Dubai dancers beat the heat

A group of dance lovers spend the summer months behind closed doors, spinning and gyrating with acrobatic skill to improve their breakdance and hip-hop moves.

DUBAI - JULY 19,2010 - Students learn breakdance during class at Nora Dance Group  in Knowledge Village ,Dubai. ( Paulo Vecina/The National )

DUBAI // Tucked away in a quiet corner of Knowledge Village lies a little underworld of energetic creativity. Behind the closed doors, the Nora Dance Group is grooming some of the emirate's most talented dancers.

From hip-hop to breakdance, salsa to Bollywood, children and adults are part of a new community of dance lovers. And the heat of summer doesn't stop them. Jessica Dall'anese, 27, who dances about two or three times a week, says she looks forward to her dance classes during the summer when there is little else to do. She has been dancing since the age of 10 and now focuses on hip-hop and breakdance.

"I'm here for most of the summer, so I'm so pleased there are things to do," she says. The training is tough and some breakdance moves can cause serious injuries if not done correctly. Forward and backward rolls, cartwheels and head stands are just some of the basics. Ibrahim al Ibrahim, 23, says he has surprised his friends. "They can't believe I want to start this at my age," he said. "Most of them don't want to do much. They only like football but generally they don't do any kind of sport."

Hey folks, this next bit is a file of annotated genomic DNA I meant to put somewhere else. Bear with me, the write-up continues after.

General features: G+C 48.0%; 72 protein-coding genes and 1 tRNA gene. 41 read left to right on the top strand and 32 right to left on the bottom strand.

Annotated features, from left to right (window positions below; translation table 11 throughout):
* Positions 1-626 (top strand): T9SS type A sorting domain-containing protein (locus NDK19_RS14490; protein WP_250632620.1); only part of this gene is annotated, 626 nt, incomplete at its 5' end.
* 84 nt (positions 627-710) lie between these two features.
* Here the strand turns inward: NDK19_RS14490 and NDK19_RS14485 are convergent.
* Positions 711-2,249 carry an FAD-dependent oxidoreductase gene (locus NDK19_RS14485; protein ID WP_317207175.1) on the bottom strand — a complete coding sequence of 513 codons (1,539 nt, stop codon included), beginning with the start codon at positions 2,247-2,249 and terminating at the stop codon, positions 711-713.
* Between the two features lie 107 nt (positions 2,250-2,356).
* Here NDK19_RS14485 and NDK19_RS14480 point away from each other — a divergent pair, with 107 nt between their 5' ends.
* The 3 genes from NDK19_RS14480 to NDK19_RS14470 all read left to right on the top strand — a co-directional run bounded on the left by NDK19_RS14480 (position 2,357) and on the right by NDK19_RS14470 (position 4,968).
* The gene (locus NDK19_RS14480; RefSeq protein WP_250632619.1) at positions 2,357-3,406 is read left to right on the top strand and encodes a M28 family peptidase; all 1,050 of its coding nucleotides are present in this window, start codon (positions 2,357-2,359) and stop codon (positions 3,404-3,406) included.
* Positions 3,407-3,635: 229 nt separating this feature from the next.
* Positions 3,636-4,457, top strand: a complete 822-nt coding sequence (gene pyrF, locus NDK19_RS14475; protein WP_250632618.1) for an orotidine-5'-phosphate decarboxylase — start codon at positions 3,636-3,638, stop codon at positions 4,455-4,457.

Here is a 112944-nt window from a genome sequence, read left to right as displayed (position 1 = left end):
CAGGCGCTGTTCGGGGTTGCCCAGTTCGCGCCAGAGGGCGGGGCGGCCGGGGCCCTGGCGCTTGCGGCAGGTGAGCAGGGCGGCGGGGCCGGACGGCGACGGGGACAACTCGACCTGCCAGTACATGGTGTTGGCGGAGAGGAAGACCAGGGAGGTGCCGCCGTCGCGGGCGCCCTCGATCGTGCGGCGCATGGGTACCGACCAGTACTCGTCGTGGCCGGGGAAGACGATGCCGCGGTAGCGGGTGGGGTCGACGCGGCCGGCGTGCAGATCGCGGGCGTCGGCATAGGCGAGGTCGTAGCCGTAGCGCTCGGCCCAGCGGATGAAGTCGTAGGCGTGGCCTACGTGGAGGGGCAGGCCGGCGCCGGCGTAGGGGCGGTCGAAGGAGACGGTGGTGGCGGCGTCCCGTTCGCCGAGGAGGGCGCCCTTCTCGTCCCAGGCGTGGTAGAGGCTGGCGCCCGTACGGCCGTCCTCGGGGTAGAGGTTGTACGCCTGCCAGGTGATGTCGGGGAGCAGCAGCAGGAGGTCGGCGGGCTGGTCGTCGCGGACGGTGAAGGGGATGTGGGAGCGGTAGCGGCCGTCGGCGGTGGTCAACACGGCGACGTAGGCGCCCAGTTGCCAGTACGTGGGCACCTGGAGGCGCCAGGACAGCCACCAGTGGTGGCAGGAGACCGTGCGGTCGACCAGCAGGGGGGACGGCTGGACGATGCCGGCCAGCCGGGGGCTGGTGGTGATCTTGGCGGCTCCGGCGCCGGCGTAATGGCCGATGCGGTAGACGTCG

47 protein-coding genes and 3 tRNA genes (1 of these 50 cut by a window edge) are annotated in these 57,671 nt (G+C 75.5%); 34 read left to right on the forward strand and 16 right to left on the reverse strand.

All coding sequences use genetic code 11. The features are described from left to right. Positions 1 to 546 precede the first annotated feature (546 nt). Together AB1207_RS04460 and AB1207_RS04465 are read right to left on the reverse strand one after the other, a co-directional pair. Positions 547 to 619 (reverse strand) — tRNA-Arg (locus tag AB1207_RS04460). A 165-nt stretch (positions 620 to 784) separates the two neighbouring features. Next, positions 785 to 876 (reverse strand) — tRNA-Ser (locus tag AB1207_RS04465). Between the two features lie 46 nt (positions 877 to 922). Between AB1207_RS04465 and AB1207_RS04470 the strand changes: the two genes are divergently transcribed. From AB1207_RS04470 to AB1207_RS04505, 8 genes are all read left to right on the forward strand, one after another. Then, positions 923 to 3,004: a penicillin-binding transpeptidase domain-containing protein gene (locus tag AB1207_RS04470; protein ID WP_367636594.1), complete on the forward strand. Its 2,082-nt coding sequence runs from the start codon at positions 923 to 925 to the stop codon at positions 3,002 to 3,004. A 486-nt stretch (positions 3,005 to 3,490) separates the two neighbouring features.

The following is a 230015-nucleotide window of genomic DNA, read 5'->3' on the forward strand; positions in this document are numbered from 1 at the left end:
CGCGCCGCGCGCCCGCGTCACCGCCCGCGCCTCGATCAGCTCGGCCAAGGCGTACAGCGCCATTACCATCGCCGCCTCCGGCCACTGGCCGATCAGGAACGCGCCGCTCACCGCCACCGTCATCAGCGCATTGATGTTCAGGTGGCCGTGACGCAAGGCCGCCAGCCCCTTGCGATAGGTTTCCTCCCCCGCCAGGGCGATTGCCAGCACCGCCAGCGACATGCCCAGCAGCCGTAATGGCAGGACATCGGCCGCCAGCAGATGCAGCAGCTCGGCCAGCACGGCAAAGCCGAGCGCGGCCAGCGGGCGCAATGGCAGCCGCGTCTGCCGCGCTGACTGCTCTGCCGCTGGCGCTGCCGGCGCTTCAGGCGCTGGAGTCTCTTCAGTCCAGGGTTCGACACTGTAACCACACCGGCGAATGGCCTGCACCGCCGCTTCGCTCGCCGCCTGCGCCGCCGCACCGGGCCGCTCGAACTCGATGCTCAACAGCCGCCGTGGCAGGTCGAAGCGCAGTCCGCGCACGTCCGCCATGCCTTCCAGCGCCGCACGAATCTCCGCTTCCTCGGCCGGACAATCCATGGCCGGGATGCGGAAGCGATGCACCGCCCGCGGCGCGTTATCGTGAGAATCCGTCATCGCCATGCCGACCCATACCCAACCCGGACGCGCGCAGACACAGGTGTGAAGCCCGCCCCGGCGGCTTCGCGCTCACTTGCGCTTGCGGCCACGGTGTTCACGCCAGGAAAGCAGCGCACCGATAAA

For Mr al Ibrahim, an engineering student at UAE University, says the classes are another way to work out and tone up, along with swimming and running. The gruelling routines he learns in breakdance classes require great physical strength but in just a few weeks he has mastered moves such as the six step, where he must rotate on the floor on his hands, and the freeze, holding a headstand with his legs crossed in the air.

Nora Bouchaibi, the founder of the group, came to the UAE from France nine years ago. "Dancing was more of a hobby back in France but when I came here and I looked for a dance school, there was nothing in Dubai." In 2007, she set up her own dance school, which now has about 250 members. She has dancers of all nationalities but says integrating the local community and having them perform in the school's shows, is vital to its growth.

For the last two years, in the midst of recession, she says the school attracted many students who would otherwise have been on holiday. This year, she says it is less so, but she still offers classes every day. The most popular remain belly dancing and Bollywood, styles which she says reflect the city's demography. Carl Sawaya, 21, who dances about three times a week, is learning hip- hop. He said his friends thought it was funny for him to take up dancing and they thought it was unlikely he could replicate the moves of some of his musical idols such as Chris Brown.

He has already performed in one of the group's shows at the Madinat Theatre in the Dubai Dance Festival, in spite of his stage fright and friends' criticism. "It took a lot of courage to first step into the class but there's so much energy here. It keeps you very fit. It's nice to be able to go out and do more than just bopping your head."